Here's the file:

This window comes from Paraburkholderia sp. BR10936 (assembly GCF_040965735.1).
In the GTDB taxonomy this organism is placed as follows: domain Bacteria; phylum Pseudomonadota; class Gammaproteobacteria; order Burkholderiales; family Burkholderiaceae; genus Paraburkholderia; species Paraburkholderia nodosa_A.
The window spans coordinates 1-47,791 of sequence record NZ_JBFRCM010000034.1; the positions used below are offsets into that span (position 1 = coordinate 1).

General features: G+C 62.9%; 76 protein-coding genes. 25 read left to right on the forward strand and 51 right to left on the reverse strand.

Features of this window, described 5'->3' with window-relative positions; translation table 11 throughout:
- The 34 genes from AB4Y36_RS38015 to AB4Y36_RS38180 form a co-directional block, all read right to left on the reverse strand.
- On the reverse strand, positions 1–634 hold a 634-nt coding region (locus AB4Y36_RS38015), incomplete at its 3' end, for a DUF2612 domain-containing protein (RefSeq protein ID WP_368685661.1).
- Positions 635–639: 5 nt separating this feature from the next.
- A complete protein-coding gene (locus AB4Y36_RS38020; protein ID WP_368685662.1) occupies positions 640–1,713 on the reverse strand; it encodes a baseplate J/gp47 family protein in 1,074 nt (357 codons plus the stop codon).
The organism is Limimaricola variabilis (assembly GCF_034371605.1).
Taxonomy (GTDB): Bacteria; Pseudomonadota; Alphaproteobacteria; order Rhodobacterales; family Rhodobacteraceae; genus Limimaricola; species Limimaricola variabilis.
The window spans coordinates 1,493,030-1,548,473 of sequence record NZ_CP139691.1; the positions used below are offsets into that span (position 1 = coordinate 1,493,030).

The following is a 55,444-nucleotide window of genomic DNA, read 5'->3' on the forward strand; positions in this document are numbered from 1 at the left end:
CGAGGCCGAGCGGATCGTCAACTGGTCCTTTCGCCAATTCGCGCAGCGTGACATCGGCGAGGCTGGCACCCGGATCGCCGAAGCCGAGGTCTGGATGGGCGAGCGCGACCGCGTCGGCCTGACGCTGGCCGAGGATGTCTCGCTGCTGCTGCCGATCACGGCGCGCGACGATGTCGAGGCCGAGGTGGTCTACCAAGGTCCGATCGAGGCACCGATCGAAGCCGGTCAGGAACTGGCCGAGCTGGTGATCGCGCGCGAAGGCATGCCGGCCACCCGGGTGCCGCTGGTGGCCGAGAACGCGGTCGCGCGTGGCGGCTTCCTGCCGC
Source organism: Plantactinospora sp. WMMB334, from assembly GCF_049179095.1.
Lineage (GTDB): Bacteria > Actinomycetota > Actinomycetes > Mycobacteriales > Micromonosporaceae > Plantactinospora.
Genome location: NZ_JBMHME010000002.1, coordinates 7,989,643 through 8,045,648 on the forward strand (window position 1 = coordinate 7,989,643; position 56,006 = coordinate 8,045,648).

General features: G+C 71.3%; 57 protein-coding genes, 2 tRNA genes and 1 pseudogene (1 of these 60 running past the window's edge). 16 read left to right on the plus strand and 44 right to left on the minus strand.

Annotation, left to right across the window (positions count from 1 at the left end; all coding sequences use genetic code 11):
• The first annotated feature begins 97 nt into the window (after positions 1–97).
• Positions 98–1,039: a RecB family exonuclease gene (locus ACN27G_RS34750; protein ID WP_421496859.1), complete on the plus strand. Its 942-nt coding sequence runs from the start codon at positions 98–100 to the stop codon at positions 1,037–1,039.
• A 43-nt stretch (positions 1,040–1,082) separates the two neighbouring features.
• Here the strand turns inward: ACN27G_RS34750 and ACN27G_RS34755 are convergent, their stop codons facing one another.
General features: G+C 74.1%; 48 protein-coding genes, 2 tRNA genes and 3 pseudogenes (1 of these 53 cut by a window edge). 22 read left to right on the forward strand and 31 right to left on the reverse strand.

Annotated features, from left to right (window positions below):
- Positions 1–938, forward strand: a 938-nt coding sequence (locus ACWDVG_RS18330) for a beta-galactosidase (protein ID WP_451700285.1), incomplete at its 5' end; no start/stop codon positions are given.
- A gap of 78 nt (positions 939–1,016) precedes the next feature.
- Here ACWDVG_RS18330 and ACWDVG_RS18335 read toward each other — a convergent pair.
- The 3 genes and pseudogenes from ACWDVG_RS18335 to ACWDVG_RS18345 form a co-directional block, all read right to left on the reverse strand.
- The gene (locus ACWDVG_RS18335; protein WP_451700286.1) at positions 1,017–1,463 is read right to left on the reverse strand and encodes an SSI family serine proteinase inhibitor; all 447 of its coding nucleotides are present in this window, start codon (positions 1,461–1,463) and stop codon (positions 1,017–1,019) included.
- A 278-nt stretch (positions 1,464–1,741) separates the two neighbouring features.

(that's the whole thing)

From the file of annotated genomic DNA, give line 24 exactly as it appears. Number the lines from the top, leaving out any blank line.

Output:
General features: G+C 74.1%; 48 protein-coding genes, 2 tRNA genes and 3 pseudogenes (1 of these 53 cut by a window edge). 22 read left to right on the forward strand and 31 right to left on the reverse strand.